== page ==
Hardwood vs Engineered Hardwood

Hardwood v Engineered Hardwood

You love the hardwood look but found out you have two choices: real hardwood and engineered hardwood.

Unlike laminate or luxury vinyl, engineered hardwood is made of real wood. The reason it’s “engineered” is the base of the plank is materials other than the actual hardwood.

This gives engineered hardwood a real wood outside (visible side) but makes it perform differently than hardwood in some ways. Sometimes better, sometimes worse.

And that’s what this article will cover. I’ll grade carpet and engineered hardwood in 9 categories that likely matter to you as a homeowner. By the end, you’ll know which is worth your hard-earned money.

Durability

When it comes to durability, hardwood is a clear choice. Unlike engineered hardwood, which comes in layers, solid hardwood can be frequently sanded down and refinished to make it look like new. Engineered hardwood may be sanded once or twice before risking damage to the solid hardwood veneer. However, solid hardwood is more vulnerable to dents and scratches than engineered hardwood, even if it can be sanded down and refinished.

The winner? Hardwood.

Cost

The costs of both hardwood and engineered hardwoods will vary and both can have wide ranges from the lowest to highest price points.

Engineered hardwood can be anywhere from 3-13 dollars per square foot. Its prices vary depending on the quality of the base layers, the wood species, the width of each plank, and how many layers it has. Mid-range engineered hardwood has a 5-layer core and runs 5 to 10 dollars per square foot.

Solid hardwood’s price varies depending on the size and thickness of each plank, and the type of wood used. Rare and imported woods are going to cost more than common American varieties such as oak and maple. Usually, you can buy solid wood floors for around 5-14 dollars per square foot, which is about the same as the mid to upper-quality engineered hardwoods. Mid-range floors like cherry and oak are also around 5-10 dollars per square foot.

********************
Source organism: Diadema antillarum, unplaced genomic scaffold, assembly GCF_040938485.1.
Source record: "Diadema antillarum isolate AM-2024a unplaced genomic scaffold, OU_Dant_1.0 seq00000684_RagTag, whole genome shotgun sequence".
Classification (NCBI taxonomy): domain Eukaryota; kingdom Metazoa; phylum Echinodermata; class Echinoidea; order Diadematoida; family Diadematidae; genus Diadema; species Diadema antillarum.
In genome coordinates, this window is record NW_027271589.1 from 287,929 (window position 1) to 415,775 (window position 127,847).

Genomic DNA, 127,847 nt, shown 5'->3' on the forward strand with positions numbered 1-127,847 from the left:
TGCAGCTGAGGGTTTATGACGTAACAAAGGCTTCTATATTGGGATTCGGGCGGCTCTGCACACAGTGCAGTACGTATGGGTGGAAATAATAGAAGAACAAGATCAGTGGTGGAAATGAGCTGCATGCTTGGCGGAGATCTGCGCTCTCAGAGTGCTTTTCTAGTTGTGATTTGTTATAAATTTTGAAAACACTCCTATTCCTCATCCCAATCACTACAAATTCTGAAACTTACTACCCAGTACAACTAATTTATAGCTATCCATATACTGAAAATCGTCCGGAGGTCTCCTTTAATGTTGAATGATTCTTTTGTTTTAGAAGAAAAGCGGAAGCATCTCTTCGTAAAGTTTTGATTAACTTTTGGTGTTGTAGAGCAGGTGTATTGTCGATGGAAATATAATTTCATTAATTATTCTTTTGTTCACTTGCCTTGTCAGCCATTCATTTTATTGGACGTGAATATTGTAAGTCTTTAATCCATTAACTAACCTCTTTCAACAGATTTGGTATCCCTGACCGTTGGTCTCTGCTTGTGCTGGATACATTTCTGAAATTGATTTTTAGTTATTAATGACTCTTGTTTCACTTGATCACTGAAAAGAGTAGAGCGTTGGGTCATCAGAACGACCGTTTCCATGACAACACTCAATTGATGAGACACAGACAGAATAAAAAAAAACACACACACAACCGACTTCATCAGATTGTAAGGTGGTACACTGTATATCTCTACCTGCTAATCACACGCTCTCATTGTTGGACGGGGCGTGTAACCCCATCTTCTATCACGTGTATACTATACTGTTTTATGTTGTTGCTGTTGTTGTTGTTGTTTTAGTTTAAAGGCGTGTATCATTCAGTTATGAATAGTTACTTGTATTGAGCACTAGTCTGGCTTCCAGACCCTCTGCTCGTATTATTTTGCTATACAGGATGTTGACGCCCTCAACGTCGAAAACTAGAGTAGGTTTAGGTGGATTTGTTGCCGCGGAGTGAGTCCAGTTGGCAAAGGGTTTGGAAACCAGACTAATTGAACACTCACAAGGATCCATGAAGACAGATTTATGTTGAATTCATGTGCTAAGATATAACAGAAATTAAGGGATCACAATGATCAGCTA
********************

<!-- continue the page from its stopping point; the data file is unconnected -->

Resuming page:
The winner? Tie. National averages for both engineered and solid hardwoods are nearly equal. However, when comparing a specific wood type, such as maple, you may find that the engineered is more expensive. ($3.50-6.00/sq ft v. $10-11)

Maintenance

Since both solid hardwood and engineered hardwood have real wood where you see and walk every day, daily maintenance between the two types is almost identical. You will want to sweep and use a dry or damp mop regularly, and not leave any water standing on the floors. There are special floor cleaners you can buy specifically for hardwoods that will not damage it, and you would buy the appropriate kind for your type of wood. Otherwise, they are both very easy to care for and keep clean.

In the long run, the solid hardwood will be easier to maintain because it is the same all the way through and not layered like the engineered hardwood. In other words, if anything happens to the top layer of engineered hardwood, you will have to replace the entire board, and it can be hard to match the exact color and size after the fact. If something happens to the solid hardwood, you can sand it down, or, if necessary, buy an unfinished piece and stain it the appropriate color.

The winner? Hardwood.

Appearance

While engineered hardwood may not have the same scent when freshly laid down as solid hardwood, both have the craftsmanship and appearance of the wood color and tone you have chosen. If you choose solid hardwood you will have more choices, however, as engineered hardwood is mostly formed out of a select group of common wood types. Others, such as pine, are rarely made out of engineered wood.

While they are very much alike, there are key differences. When properly cared for, solid wood will maintain its look longer than engineered hardwood. Another key difference is with the color. Engineered hardwood can give you almost any traditional appearance for wood flooring, but with solid hardwood, you can get the custom look you want by ordering unfinished wood and staining it. Unstained or unfinished engineered hardwood floors are harder to find and there are fewer wood types to choose from.

The winner? Hardwood.

Resale Value

Both engineered hardwood and solid hardwood have excellent resale value, depending on how well they have been maintained. Since engineered hardwood is made out of a solid wood layer on top and matches the appearance of solid hardwood to the casual eye, they are often listed as “real wood.” This makes them equally attractive to buyers while perusing real estate brochures.